Alex Murashko reports at ChristianPost.com:
A wider circle of accusations surrounding author and Seattle-based megachurch pastor Mark Driscoll that originally included plagiarism allegations by a radio talk show host, now includes claims from others tracking the saga about how ghostwriters or researchers were used and not given proper attribution. At the same time, the Mars Hill Church pastor's silence on the matter has raised intrigue and the question: How powerful is the "evangelical celebrity machine?"
"What started in late November with Janet Mefferd's accusations of plagiarism against Mark Driscoll has morphed into broader concerns over authorship and use of research materials," CP quotes Warren Throckmorton as writing over at Patheos. "This finding raises interesting questions about ghostwriting and the use of research in writing for publication. I am not aware of how wide spread this practice is but perhaps this story allows us a view behind a door not often opened," states Throckmorton.
"Throckmorton, who has been reporting daily on developments in the Driscoll alleged-plagiarism story that began three weeks ago, says that it appears that Docent Research Group consultant Justin Holcomb 'quoted the material from the New Bible Commentary and then Driscoll changed a few words and included it under his authorship. There are multiple instances of this practice throughout the memo'," CP reports.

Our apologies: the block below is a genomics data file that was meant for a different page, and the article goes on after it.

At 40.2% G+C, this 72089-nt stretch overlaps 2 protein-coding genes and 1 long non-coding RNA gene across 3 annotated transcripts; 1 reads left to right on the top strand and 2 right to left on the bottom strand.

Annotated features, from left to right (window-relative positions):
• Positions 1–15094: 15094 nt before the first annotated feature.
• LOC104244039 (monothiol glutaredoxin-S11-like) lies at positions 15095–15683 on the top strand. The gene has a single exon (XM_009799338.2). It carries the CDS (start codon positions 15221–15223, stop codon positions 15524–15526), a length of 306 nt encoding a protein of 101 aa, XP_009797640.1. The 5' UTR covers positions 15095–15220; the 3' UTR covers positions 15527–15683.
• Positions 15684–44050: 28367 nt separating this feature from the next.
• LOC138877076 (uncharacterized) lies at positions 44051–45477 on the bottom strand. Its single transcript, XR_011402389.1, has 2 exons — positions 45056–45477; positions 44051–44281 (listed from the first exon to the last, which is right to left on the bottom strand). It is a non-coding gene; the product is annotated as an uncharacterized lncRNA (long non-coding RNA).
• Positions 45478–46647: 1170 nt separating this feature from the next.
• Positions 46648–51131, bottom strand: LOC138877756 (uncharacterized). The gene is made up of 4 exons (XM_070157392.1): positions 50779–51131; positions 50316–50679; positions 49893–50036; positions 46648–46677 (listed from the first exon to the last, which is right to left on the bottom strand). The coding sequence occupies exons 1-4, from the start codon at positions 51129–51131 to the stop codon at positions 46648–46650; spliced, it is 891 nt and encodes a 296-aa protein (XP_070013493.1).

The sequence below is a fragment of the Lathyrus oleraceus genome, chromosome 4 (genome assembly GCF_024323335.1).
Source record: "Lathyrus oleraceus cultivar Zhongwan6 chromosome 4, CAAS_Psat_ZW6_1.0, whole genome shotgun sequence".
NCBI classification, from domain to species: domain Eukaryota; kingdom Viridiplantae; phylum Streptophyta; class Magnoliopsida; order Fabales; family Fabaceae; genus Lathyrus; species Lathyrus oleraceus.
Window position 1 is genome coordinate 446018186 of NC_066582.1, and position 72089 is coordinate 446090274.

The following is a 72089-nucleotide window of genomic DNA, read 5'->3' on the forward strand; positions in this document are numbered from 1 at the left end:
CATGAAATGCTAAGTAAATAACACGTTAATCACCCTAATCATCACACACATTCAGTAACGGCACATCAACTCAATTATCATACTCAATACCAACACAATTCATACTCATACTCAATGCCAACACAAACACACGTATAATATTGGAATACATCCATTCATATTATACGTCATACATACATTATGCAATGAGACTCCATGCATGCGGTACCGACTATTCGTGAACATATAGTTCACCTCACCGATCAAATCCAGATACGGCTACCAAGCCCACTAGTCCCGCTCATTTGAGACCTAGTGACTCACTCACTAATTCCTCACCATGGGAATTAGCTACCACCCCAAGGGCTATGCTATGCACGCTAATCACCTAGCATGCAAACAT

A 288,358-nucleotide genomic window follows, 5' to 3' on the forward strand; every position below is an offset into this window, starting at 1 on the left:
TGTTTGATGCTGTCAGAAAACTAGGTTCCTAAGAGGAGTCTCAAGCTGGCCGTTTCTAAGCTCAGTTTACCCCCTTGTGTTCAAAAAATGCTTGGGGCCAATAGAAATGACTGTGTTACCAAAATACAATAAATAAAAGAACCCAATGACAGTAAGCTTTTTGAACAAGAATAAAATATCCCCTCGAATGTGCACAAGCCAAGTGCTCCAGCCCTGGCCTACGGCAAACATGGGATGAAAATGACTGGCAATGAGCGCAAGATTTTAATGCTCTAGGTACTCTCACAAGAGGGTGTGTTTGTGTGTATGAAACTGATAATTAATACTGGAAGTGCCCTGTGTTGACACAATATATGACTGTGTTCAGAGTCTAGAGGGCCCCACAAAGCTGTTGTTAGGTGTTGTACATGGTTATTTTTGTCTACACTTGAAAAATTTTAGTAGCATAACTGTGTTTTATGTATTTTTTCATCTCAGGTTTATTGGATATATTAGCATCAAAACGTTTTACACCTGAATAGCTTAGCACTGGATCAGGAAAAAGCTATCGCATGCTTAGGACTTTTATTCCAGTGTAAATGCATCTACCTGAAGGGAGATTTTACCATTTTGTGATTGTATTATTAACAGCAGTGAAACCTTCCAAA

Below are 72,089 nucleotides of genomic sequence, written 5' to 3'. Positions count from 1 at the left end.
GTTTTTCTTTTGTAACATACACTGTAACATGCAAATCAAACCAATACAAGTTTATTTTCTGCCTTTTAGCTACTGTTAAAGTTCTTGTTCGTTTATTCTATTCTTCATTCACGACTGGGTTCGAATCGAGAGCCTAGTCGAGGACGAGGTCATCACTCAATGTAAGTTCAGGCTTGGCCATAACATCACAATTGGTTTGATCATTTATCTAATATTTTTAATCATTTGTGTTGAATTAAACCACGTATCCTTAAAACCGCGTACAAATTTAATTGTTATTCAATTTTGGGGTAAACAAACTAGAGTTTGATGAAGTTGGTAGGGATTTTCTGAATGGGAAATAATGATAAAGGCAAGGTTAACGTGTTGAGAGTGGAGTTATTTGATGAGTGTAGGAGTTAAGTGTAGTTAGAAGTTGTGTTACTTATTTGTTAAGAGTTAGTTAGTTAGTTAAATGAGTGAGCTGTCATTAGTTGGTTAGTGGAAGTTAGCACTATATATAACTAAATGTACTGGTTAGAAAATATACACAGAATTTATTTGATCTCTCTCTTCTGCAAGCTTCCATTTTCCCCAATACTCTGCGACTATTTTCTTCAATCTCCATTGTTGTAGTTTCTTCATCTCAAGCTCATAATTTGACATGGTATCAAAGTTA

Here is how the Docent Research Group describes some of its services: "Provide excellent sermon research for pastors who . . . Desire to inform and transform an audience . . . Need stories, metaphors and statistics that connect with their audience . . . Require a team that will execute the Pastor’s specific ideas, questions and instructions . . . Speak to culturally savvy congregations." Under "Book Summaries," Docent specifies "books or articles," promising to provide pastors "content you need to know but don’t have time to read," in "any genre" and at "any level of detail."
In addition, Christian Post reports that "well-known theologian and pastor John Piper also chimed in on the online chatter about the Driscoll matter via Twitter, and Throckmorton writes that the series of [Piper] tweets was 'apparently in response to an op-ed by Andy Crouch at Christianity Today on the Mark Driscoll plagiarism (now ghostwriting) controversy. Crouch's op-ed builds to this crescendo: The real danger here is not plagiarism -- it is idolatry'."
Francis Schaeffer: "The Central Problem of Our Age"
Oxford, Cambridge, Plagiarism and Christian Worldview
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